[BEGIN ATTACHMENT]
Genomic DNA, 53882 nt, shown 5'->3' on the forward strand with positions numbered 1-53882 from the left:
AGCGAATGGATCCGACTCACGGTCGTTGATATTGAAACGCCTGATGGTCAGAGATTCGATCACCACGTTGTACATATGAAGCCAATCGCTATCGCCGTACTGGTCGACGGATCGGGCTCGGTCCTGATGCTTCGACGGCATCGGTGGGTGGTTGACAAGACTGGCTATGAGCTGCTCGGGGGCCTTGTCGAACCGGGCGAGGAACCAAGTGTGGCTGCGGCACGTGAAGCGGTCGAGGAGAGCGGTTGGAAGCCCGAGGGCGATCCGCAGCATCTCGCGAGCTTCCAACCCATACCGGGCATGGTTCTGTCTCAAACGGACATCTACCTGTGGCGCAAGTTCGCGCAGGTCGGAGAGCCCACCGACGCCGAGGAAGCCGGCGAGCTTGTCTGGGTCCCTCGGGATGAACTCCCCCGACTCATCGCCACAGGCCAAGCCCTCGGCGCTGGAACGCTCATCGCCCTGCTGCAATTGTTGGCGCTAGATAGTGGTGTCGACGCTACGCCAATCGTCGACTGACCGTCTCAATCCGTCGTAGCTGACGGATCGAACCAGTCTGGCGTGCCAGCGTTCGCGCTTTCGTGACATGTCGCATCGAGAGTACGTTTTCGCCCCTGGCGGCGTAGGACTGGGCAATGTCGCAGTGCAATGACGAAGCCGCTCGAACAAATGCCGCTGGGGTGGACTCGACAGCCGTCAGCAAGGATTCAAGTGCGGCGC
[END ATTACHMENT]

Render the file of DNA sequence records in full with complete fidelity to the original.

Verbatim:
Genomic DNA, 53882 nt, shown 5'->3' on the forward strand with positions numbered 1-53882 from the left:
AGCGAATGGATCCGACTCACGGTCGTTGATATTGAAACGCCTGATGGTCAGAGATTCGATCACCACGTTGTACATATGAAGCCAATCGCTATCGCCGTACTGGTCGACGGATCGGGCTCGGTCCTGATGCTTCGACGGCATCGGTGGGTGGTTGACAAGACTGGCTATGAGCTGCTCGGGGGCCTTGTCGAACCGGGCGAGGAACCAAGTGTGGCTGCGGCACGTGAAGCGGTCGAGGAGAGCGGTTGGAAGCCCGAGGGCGATCCGCAGCATCTCGCGAGCTTCCAACCCATACCGGGCATGGTTCTGTCTCAAACGGACATCTACCTGTGGCGCAAGTTCGCGCAGGTCGGAGAGCCCACCGACGCCGAGGAAGCCGGCGAGCTTGTCTGGGTCCCTCGGGATGAACTCCCCCGACTCATCGCCACAGGCCAAGCCCTCGGCGCTGGAACGCTCATCGCCCTGCTGCAATTGTTGGCGCTAGATAGTGGTGTCGACGCTACGCCAATCGTCGACTGACCGTCTCAATCCGTCGTAGCTGACGGATCGAACCAGTCTGGCGTGCCAGCGTTCGCGCTTTCGTGACATGTCGCATCGAGAGTACGTTTTCGCCCCTGGCGGCGTAGGACTGGGCAATGTCGCAGTGCAATGACGAAGCCGCTCGAACAAATGCCGCTGGGGTGGACTCGACAGCCGTCAGCAAGGATTCAAGTGCGGCGC